An appeal by three permanent residents of Canada who wanted to obtain citizenship but did not wish to pledge allegiance to the British royal family, has been rejected by the Canadian Supreme Court, according to BBC News.
The plaintiffs are as follows; an Israeli Jew, a Jamaican Rastafarian, and an Irish Republican.
There’s a joke in there somewhere, if only we could get the three of them to walk into a pub together.
Both the Rastafarian and Jewish faiths forbid their followers from swearing an oath to any person (in this case of course, Queen Elizabeth II).
Simone Topey, the Rastafarian resident, told Canadian TV news “I can’t do something I don’t believe in. I want to be real to Canada. I’m trying to be a citizen, not a subject.”
Michael McAteer, the Irishman with strong republican views, objected to taking the oath on the grounds that it would be a violation of his conscience.
Peter Rosenthal, lawyer for the three would-be Canadian citizens, told the court of Appeal that being forced to say “I support the constitutional monarchy. How repugnant must that be to someone who’s a staunch anti-monarchist?”
Technically, Canada is a constitutional monarchy. So is Australia, which did away with a similar oath two decades ago.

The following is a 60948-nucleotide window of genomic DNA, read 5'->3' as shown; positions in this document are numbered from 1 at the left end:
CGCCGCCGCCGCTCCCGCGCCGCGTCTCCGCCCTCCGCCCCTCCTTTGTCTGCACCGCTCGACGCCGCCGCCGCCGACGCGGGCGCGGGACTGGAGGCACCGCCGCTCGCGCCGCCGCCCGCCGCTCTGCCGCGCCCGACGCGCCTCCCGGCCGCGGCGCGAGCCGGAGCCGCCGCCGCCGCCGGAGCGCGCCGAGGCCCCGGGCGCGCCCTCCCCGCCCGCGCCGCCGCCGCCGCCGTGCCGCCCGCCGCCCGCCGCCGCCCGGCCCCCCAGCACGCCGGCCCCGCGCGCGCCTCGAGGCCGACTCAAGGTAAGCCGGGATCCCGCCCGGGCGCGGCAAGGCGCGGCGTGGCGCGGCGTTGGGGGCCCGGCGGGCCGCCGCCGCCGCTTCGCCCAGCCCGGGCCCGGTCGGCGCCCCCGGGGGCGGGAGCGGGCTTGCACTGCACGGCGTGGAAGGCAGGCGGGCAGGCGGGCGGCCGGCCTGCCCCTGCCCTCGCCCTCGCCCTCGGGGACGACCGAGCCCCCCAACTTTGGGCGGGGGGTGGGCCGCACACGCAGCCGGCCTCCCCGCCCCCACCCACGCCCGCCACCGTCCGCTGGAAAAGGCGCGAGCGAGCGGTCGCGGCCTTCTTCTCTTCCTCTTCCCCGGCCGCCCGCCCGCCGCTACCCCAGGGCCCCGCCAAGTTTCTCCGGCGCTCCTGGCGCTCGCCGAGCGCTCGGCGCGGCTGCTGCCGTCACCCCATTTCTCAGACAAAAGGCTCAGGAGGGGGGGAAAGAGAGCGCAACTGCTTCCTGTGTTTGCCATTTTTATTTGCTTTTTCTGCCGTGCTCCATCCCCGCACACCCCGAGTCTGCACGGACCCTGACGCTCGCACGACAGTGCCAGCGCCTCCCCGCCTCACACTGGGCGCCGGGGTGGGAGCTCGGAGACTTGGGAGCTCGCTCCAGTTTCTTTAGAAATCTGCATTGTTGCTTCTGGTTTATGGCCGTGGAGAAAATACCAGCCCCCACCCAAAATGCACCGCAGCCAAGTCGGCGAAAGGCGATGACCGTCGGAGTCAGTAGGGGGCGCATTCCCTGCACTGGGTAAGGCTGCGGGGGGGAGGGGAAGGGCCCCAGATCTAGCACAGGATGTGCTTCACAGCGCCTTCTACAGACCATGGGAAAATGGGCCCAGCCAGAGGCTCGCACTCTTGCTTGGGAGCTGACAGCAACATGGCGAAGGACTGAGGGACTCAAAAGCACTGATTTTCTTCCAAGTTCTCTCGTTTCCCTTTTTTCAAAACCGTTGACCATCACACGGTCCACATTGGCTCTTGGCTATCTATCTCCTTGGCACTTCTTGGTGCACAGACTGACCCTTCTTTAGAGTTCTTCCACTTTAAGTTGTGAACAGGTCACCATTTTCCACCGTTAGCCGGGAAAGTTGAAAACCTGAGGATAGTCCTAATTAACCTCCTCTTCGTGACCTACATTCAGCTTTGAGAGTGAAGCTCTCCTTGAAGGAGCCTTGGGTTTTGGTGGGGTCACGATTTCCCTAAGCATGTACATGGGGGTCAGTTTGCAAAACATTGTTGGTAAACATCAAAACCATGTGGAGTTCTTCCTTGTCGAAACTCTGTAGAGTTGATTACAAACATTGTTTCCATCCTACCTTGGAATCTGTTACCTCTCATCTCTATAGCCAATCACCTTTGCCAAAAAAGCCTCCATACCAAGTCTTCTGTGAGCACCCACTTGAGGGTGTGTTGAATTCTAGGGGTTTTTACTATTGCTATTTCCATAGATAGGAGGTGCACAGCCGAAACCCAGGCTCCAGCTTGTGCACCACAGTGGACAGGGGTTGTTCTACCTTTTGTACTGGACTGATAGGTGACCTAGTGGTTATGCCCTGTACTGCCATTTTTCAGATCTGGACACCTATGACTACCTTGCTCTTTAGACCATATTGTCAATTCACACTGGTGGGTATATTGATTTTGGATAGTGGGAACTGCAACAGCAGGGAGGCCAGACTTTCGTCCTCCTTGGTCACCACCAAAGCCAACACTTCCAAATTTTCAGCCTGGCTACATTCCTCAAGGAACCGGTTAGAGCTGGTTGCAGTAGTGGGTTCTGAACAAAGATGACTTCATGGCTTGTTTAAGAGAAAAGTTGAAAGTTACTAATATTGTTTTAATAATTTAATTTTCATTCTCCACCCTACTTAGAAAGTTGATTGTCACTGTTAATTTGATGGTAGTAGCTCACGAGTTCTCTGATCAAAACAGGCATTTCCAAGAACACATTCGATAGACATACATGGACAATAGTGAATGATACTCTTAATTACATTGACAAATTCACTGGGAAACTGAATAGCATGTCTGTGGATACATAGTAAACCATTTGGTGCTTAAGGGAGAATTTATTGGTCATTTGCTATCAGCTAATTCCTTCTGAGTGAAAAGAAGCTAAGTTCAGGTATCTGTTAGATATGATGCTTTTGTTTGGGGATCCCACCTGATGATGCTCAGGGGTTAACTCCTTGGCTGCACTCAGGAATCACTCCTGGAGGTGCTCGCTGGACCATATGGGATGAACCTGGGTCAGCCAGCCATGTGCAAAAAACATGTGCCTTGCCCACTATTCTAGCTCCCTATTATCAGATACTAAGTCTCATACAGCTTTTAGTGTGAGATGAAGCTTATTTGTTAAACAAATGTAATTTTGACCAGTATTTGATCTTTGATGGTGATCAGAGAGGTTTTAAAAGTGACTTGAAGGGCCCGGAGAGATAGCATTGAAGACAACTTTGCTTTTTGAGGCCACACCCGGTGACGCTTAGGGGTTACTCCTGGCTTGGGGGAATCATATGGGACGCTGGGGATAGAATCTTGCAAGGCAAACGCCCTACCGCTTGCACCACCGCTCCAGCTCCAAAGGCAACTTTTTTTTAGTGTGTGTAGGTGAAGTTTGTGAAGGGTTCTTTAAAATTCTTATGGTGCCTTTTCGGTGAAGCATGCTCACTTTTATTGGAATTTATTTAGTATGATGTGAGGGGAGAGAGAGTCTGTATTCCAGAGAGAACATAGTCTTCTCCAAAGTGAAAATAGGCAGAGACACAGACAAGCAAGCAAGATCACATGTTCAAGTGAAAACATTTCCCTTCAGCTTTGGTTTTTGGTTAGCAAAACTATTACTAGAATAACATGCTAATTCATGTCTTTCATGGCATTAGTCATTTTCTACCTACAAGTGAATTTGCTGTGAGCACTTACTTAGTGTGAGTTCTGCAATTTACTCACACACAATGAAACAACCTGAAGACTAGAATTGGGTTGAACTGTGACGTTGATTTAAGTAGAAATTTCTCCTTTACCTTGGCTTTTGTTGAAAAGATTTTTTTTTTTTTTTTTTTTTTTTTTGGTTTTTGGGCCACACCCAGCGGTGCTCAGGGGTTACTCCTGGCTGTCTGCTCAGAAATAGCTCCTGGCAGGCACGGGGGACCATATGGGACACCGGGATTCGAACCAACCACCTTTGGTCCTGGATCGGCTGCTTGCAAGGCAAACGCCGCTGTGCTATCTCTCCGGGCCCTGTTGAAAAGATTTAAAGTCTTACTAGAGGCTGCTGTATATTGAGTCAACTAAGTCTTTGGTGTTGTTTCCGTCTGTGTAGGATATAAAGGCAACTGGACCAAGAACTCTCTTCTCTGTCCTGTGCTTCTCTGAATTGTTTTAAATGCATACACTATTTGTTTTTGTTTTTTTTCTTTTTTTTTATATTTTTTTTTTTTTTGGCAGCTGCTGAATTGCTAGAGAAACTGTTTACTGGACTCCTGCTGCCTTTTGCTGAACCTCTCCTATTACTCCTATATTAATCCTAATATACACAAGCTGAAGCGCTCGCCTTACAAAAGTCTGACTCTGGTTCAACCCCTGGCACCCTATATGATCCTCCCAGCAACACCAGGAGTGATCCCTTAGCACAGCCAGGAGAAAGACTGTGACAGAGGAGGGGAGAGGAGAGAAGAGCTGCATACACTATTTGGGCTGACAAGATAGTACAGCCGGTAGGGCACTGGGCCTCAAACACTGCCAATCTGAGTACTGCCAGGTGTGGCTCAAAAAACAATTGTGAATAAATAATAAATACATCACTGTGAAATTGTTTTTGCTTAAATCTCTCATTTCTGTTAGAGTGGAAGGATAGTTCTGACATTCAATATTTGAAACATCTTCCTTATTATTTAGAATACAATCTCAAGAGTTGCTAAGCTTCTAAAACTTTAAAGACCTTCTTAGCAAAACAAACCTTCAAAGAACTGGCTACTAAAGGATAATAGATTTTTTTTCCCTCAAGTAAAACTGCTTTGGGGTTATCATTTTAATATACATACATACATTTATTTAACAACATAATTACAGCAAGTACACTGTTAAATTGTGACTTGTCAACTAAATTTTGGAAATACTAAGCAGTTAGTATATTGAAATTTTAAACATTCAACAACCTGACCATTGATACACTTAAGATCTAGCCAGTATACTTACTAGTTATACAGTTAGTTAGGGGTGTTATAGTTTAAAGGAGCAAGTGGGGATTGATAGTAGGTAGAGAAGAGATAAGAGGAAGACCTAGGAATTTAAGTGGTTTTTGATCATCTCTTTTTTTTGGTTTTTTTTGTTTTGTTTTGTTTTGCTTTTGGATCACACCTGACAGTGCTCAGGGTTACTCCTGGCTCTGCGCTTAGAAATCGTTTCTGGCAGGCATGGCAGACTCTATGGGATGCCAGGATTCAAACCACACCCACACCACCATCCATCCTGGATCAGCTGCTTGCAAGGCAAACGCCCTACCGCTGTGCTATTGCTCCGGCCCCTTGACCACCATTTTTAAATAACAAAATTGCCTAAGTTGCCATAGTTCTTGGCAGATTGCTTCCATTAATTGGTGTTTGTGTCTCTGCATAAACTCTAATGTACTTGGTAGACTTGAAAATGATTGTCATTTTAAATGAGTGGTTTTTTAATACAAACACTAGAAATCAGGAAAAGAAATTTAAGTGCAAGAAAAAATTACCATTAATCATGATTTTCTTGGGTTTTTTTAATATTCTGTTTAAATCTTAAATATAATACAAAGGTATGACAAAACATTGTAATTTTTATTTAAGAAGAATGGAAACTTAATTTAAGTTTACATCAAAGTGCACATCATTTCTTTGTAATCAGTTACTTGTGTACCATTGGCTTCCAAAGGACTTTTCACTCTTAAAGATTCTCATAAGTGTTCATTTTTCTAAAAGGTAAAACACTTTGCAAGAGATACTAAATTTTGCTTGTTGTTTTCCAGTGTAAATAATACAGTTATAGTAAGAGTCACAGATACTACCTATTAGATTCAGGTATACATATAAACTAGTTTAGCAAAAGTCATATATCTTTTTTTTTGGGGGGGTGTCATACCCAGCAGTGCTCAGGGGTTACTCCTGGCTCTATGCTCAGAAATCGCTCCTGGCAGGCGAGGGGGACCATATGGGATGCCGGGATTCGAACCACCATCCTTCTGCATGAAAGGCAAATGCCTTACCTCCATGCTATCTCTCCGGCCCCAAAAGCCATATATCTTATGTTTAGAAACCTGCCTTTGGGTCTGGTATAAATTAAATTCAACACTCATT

Native Canadians, by the way, are not required to take the oath.
The Supreme Court gave no reason for refusing to hear the appeal, which is customary.
Government lawyer Kristina Dragaitis did have something to say, however. She argued that—and I am being serious—that the monarchy symbolizes the Constitution, the rule of law and the right to dissent, and that the appellants were taking a “literal approach” to the oath.
One of the definitions of “oath” according to Webster is “a solemn attestation of the truth or inviolability of one’s words”.
So in order to become a citizen you either have to violate your sacred religious/deeply held political beliefs, thereby making yourself a heretic and/or liar. And then you say, “just kidding”.
It’s really not that big of price to pay for being a Canadian citizen.
Just don’t take it too literally.